Emotions Looking for a Reason

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Sometimes when we are puzzled by our emotions, when they seem out of proportion to the incident that evokes them, it may be because the emotion came first — the emotion was there and we needed something to attach it to.

It seems to me that our emotions usually come as part of the package. Even on this table before me, the cover of Bill Bryson’s book At Home [Amazon-US | Amazon-UK] is more interesting than that headset. This is clearer when we have a strong reaction — a gasp at a beautiful scene, or an intake of breath when we see somebody slip over. During an emergency or when shocked this usual response is suspended — we feel distanced, as if we were just observing. This is, for most of us most of the time, unusual.

I think what is usual is that our emotions are part of our perception. We don’t see a tree, we see a majestic or ordinary tree. We don’t just see the day outside but have a feeling about it too (which may vary wildly — I like warm and sunny, a friend of mine loves grey and cool).

Why I’m pointing out the tie up of emotion and perception is to pay attention to another time when they are separate. This is when we have a feeling (especially about ourselves or other people) that isn’t tied to any definite experience we are aware of. In this situation we can go looking for an experience to tie the emotion to.

Perhaps the most serious example of this is children who are judged by their parents for no good reason. Usually these judgements are negative. A child may be told that they are bad — and have this reinforced by random punishments — and given no reason for this. They can’t find anything that they have done wrong. So, they will keep looking. And usually, children — not being perfect (like adults) — will find some reason for the judgement.

This leads to difficulties understanding our feelings. We are puzzled that the behaviour matters so much — there will usually be a feeling that we think is wildly out of proportion to the behaviour. We are unable to understand why this behaviour should be so bad. And we may try hard to find some other rationale for our feeling that we are such a bad person.

I’m suggesting that when we have this sense that our feeling/judgement about our behaviour seems out of proportion to the behaviour, there may be a reason. And the reason may be that we took on an entirely irrational feeling/judgement from others. This means that there really is no way to understand why this behaviour matters so much to us — because it didn’t matter to us. What mattered was the judgement from one or more authority figures — and we attached behaviour to justify the feeling/judgement of others.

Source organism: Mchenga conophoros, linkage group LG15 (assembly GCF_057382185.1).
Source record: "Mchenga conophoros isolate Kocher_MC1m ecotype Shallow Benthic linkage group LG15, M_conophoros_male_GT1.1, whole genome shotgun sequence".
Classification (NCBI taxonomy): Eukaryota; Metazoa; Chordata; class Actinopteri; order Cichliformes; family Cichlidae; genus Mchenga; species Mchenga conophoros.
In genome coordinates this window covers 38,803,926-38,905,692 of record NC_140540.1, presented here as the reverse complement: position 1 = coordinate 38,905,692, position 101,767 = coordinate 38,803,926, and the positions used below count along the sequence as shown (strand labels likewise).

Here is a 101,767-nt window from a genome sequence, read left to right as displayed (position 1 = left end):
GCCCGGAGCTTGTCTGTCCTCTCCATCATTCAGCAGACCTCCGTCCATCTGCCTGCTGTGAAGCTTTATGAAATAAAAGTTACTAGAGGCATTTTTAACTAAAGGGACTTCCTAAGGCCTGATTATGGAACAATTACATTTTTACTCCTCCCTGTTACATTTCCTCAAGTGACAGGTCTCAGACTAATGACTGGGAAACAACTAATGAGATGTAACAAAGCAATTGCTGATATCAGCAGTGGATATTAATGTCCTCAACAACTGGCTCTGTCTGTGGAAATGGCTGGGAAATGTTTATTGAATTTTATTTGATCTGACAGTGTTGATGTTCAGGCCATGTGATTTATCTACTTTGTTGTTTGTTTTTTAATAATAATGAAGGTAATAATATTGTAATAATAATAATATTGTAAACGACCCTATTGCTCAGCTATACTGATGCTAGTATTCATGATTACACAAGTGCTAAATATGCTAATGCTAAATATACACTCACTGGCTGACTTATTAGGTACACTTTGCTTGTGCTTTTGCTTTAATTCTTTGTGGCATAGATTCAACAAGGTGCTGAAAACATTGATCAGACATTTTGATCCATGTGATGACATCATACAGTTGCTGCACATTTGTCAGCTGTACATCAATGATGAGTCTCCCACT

The feeling came first, and we attached the behaviour to justify others’ judgement of us.

I think that this can be a reason when we are puzzled about the strength of our feeling about an incident in the past. It may be that the feeling was not a part of our own response to an experience: the feeling was ‘floating around’ in our environment, and we found something to attach it to. In one sense the feeling was not ours at all.

To realise this can be quite a relief.

One clue I think is the disproportion. A person may believe that their parent was justified in beating them because, as a child, they cried. It is only as we gain more experience of what is usual that we can begin to spot the disproportion — that there hasn’t been a child born who doesn’t cry.

The difficulty can be that by the time a person is an adult they have internalised the idea that they are bad. They may believe that it would be bad to treat other children the way they were treated, but their parents were justified in treating them this way because they were an especially bad child.

This can run very deep and can be very hard to deal with. It is very likely to require support. However, if we do have a sense that our reaction to something is far stronger than we can understand, then it could well be worth considering that our reaction is not to the situation itself — that the feeling was due to the other’s perception, not our own.

I’m wondering if you have had the experience of disentangling a very strong emotion from an experience and found that you had actually had the feeling first and then attached it to the experience. I would love to hear from you in the comments.

All clinical material on this site is peer reviewed by one or more clinical psychologists or other qualified mental health professionals. This specific article was originally published by on and was last reviewed or updated by Dr Greg Mulhauser, Managing Editor on .

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